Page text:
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dc.contributor.authorColucci, Janineen_US
dc.date.accessioned2007-01-18T21:03:30Zen_US
dc.date.accessioned2009-10-19T16:30:32Z
dc.date.available2007-01-18T21:03:30Zen_US
dc.date.available2009-10-19T16:30:32Z
dc.date.issued2007-01-18T21:03:30Zen_US
dc.identifier.urihttp://hdl.handle.net/1951/36491en_US
dc.descriptionThesis (M.A.)--State University of New York at New Paltz, 2006en_US
dc.description.abstractThis research examined the relationships between family patterns, differentiation, and social anxiety. Cohesive, conflictive, and expressive patterns of family interaction were examined within a sample of 98 undergraduate students (M = 21 years). Differentiation was measured in terms of current residency of students, as measured by miles that students live from their families of origin and the amount of contact students have with their families. Although the specific hypotheses of this research were not supported, results indicated a relationship between expressive and cohesive family interactional patterns and a negative correlation between cohesive and conflictive family patterns. Significant differences emerged among white and minority families involving the amount of conflict and cohesion experienced in the family system. Implications are discussed.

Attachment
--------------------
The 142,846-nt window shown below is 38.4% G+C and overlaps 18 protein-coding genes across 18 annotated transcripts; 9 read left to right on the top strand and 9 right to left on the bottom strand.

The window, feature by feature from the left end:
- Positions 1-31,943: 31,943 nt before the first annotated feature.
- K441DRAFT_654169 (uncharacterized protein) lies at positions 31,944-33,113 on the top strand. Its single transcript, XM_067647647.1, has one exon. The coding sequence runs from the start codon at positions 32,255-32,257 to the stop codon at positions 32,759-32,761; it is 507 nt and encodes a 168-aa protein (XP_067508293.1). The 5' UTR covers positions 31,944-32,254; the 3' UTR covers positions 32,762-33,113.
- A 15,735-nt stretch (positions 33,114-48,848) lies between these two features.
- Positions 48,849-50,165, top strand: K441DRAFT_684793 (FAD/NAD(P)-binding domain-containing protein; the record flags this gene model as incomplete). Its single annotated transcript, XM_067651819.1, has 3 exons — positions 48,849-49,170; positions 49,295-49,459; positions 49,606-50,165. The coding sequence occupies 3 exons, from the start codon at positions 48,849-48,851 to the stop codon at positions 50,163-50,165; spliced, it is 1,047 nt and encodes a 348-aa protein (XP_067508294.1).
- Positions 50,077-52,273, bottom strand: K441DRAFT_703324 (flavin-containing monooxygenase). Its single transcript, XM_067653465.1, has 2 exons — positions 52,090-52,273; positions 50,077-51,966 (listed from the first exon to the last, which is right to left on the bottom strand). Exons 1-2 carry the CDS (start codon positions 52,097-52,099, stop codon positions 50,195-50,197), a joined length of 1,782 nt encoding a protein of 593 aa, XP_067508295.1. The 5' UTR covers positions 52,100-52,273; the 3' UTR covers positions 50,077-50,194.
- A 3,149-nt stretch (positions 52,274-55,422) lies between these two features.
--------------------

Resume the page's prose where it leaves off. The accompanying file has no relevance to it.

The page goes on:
dc.format.extent225428 bytesen_US
dc.format.mimetypeapplication/pdfen_US
dc.language.isoen_USen_US
dc.titleThe effects of family patterns on social anxiety and differentiation in emerging adulthooden_US
dc.typeThesisen_US


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